Kiki's Delivery Service (Encore Shows)

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Showings

The Art Theater Fri, Jul 13 10:00 PM
The Art Theater Sat, Jul 14 10:00 PM
The Art Theater Thu, Jul 19 9:30 PM
Film Info
Event Type:Late Night
Release Year:1989
Rating:G
Genre:Animation
Original Langauge:Japanese
Subtitles:Fri. show is dubbed; Sat. & Thu. are subtitled
Format:DCP
Cast/Crew Info
Director:Hayao Miyazaki

Description

From the legendary Hayao Miyazaki comes the beloved story of a resourceful young witch who uses her broom to create a delivery service, only to lose her gift of flight in a moment of self-doubt. It is tradition for all young witches to leave their families on the night of a full moon and set out into the wide world to learn their craft. When that night comes for Kiki, she embarks on her life journey with her chatty black cat, Jiji, landing the next morning in a sea-side village, where a bakery owner hires her to make deliveries. Rarely has the animator’s art been so brilliantly rendered as in this delightfully imaginative film – a beautiful and timeless story of a young girl finding her way in the world. (1989, Hayao Miyazaki, Japan, Fri. show is in English, dubbed; Sat. & Thu. shows are subtitled; 102 mins, G, DCP)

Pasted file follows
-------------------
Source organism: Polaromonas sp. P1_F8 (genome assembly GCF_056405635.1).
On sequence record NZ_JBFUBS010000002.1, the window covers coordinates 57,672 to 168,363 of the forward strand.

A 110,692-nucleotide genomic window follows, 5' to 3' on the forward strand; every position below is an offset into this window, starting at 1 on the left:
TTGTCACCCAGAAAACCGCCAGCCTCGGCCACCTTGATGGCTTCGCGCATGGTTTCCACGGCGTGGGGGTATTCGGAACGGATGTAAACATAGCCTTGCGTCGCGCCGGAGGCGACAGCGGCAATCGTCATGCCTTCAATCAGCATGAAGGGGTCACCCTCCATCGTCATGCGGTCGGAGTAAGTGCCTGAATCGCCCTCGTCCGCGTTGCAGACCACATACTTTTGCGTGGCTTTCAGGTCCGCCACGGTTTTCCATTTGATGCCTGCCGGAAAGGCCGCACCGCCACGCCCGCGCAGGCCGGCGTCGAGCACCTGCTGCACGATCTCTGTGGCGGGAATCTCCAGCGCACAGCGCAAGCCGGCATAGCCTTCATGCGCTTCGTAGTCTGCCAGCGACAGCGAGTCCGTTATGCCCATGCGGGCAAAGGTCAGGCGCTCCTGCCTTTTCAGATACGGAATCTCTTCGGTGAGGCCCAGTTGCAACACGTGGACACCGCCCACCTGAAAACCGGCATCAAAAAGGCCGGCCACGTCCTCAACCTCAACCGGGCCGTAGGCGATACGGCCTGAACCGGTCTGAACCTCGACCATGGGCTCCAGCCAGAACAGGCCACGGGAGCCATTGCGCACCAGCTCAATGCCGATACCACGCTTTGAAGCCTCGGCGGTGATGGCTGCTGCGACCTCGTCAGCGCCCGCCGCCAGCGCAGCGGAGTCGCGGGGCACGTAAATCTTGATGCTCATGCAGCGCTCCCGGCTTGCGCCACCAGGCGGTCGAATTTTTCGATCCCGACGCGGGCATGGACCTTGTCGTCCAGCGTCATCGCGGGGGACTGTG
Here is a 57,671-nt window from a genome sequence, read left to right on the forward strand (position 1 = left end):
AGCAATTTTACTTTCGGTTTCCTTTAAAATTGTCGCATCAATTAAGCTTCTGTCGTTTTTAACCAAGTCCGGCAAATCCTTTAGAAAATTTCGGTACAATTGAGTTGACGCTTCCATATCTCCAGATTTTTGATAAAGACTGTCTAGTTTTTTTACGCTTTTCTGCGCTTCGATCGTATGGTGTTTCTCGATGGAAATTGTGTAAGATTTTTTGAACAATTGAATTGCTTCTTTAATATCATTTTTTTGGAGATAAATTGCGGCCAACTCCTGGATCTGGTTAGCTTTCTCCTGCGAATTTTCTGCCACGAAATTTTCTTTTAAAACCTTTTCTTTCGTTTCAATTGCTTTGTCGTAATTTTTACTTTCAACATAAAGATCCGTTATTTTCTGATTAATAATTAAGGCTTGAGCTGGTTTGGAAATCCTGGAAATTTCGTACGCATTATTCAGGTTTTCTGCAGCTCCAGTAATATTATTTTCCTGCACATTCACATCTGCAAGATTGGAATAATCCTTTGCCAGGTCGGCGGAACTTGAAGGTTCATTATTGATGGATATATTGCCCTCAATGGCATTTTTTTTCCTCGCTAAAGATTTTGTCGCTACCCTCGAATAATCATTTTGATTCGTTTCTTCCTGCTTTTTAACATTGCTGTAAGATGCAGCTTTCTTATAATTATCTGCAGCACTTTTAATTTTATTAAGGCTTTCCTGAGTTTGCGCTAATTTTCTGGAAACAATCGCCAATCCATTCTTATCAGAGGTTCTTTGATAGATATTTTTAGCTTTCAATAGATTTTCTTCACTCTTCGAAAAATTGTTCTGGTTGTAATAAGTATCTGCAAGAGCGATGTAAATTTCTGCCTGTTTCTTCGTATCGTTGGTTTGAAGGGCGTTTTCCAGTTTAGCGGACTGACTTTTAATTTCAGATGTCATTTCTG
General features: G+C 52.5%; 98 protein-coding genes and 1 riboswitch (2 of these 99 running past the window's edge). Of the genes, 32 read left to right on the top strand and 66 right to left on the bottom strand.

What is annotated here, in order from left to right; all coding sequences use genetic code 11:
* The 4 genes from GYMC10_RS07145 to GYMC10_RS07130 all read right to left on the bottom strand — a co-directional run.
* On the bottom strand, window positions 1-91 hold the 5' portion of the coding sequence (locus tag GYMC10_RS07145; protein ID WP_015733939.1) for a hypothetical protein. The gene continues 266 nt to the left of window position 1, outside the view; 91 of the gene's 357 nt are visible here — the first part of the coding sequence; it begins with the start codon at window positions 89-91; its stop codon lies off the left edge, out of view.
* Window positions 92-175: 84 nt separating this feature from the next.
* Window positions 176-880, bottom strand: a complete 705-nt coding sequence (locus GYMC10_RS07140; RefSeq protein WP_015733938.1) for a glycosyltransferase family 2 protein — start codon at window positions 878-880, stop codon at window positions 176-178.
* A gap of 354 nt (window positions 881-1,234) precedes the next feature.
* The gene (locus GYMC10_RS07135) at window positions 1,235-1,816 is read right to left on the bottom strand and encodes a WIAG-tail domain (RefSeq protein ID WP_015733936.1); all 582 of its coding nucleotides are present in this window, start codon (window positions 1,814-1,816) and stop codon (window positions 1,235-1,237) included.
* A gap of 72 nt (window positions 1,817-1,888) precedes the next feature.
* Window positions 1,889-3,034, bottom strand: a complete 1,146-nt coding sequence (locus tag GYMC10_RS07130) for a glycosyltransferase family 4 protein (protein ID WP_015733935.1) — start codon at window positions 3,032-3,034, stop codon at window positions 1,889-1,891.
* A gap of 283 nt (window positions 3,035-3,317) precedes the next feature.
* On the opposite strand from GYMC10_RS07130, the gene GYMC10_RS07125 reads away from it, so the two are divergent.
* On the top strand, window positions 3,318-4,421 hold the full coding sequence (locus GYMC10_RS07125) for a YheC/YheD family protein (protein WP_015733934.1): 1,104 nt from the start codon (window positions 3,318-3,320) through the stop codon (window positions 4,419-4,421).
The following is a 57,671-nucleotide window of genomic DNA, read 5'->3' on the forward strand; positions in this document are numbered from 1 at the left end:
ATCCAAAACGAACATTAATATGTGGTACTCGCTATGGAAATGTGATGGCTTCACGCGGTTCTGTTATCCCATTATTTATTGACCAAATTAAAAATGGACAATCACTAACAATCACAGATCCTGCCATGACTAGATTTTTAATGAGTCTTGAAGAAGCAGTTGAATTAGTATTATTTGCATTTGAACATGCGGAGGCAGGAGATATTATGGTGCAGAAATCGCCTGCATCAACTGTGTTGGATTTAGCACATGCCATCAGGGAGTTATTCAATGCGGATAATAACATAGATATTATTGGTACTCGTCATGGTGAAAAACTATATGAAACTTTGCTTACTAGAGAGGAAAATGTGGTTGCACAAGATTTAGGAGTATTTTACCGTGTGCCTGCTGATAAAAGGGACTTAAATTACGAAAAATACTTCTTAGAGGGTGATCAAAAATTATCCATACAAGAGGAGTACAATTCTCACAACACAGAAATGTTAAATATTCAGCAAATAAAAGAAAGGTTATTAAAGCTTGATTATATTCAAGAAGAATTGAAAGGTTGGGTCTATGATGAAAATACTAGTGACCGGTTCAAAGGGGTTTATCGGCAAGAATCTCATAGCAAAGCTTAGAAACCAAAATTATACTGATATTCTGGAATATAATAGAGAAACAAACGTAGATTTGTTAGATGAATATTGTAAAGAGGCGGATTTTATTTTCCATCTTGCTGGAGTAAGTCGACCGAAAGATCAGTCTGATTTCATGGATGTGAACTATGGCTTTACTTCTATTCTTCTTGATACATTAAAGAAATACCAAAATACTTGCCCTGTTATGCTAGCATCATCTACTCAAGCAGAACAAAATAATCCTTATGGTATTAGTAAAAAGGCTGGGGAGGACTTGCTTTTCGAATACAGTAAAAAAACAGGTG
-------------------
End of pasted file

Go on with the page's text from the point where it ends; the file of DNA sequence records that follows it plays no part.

“It’s a sweet, small story that deals comfortably in big emotions when required, whilst also taking time to speculate on the nature of art and the difficulties of navigating adolescence. One of the greatest triumphs of Miyazaki’s movie, however, is how well-defined each of its characters truly are.” — David Sugarcane, CineVue

“Kiki’s slow pace and light-on-conflict plot may surprise kids used to American animation, but it’s difficult not to be won over by the film’s endearing characters and beautiful animation, as well as a storyline that stresses the values of independence and friendship.” — Keith Phipps,The A.V. Club

“Much of Kiki’s charm comes from Miyazaki’s understated approach to the material. Instead of grabbing the viewer by the lapels and insisting everyone’s having a great time, Miyazaki leads the audience into the story with unobtrusive grace.” — Charles Solomon, IndieWire